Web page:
Their main problem is that if they joined with Fine Gael in a super-coalition government it would leave Sinn Fein as the main opposition party in the Dail. In that situation, with dif cult decisions ahead, Sinn Fein would be able to play the populist game and eat away at Fianna Fail’s traditional support. Although the situation is different here, what the Shinners did to the SDLP in the North sends shivers down Fianna Fail spines.

The second reason for the Fianna Fail refusal is naked opportunism. They are playing a slightly longer game, believing that if they stay in opposition and support a minority Fine Gael-led government, they can pull the plug on it in a couple of years on a populist issue and then become the largest party after the next election. It’s all about power, you see, not about what’s best for the country.

Given that Fianna Fail is the party that wrecked the country and has come back from the dead only because of national anger over the austerity program that was forced on the country, their behavior is nauseating. Listening to Martin talking about “a fairer way” of dealing with the economic crisis, you would never think he was a minister in the government that caused it.

Martin has been arguing this week that reducing the debate to one about “ending Civil War politics” is misleading because he says their differences with Fine Gael are substantial.

Few people agree with that, and most people regard what Fianna Fail are doing as cynical and opportunistic.

And nothing exemplifies that better than Fianna Fail’s shameless use of the water charges issue to curry favor with the voters.

Under pressure from the EU, it was the last Fianna Fail government which agreed that water had to be metered and charged for, like happens in all other European countries. But once they were in opposition they reversed their position so they could exploit the widespread resistance to the new charges.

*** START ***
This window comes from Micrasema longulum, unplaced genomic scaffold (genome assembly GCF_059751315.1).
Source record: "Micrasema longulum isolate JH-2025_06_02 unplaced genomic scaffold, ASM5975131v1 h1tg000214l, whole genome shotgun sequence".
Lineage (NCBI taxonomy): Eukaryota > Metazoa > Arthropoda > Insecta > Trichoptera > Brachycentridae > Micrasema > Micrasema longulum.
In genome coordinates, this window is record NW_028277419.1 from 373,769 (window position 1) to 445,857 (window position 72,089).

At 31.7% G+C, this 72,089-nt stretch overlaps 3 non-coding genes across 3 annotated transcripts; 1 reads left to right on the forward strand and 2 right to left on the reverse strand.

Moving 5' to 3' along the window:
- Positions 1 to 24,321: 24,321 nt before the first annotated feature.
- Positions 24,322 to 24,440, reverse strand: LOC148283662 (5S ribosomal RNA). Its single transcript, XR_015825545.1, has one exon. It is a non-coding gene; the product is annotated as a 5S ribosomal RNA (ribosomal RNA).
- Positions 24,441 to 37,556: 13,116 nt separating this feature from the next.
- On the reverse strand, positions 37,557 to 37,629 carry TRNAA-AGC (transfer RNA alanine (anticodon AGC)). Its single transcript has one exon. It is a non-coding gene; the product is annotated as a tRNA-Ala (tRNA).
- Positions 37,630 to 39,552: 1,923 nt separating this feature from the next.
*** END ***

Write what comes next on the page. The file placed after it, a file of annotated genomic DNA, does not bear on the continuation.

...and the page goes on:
They have been playing this game for years. It was to win an election in the 1970s that a Fianna Fail government abolished the rates (local taxes) that used to pay for water services.

And it was successive Fianna Fail governments that then starved local councils of the central funds they were supposed to get to maintain water services.

The decades of neglect and the fragmentation of services across the 32 local authorities left our water and sewage systems in a shameful state, with inadequate supply of fresh water and pollution in rivers and lakes. The only sensible solution was a national water utility and water charges to pay for urgently needed investment.

The fact that Kenny’s government made a mess of winning public acceptance for the Irish Water utility does not negate the fact that it is absolutely necessary for the future of the country. Fianna Fail knows this, but they exploited the situation in a deeply cynical manner and said the abolition of Irish Water was a red line issue for them, piling up votes as a result in the election.

Water is just one of a number of difficult problems that have to be dealt with by whoever forms the next government. How do we know Fianna Fail won’t exploit them as well to continue its populist vote building?

Given that they were almost wiped out in the 2011 election because of the crash they caused, there was some hope that maybe Fianna Fail had learned its lesson, that the party’s culture of political strokes and backhanders and irresponsible vote buying might have come to an end.

But the way they are behaving now shows this is not the case. In particular, the way that they have dismissed out of hand the idea of ending Civil War politics by joining Fine Gael in a government capable of making the hard decisions that will be needed in the years ahead shows that they are still the same old Fianna Fail.

De Valera, the original slippery merchant, would be proud of them.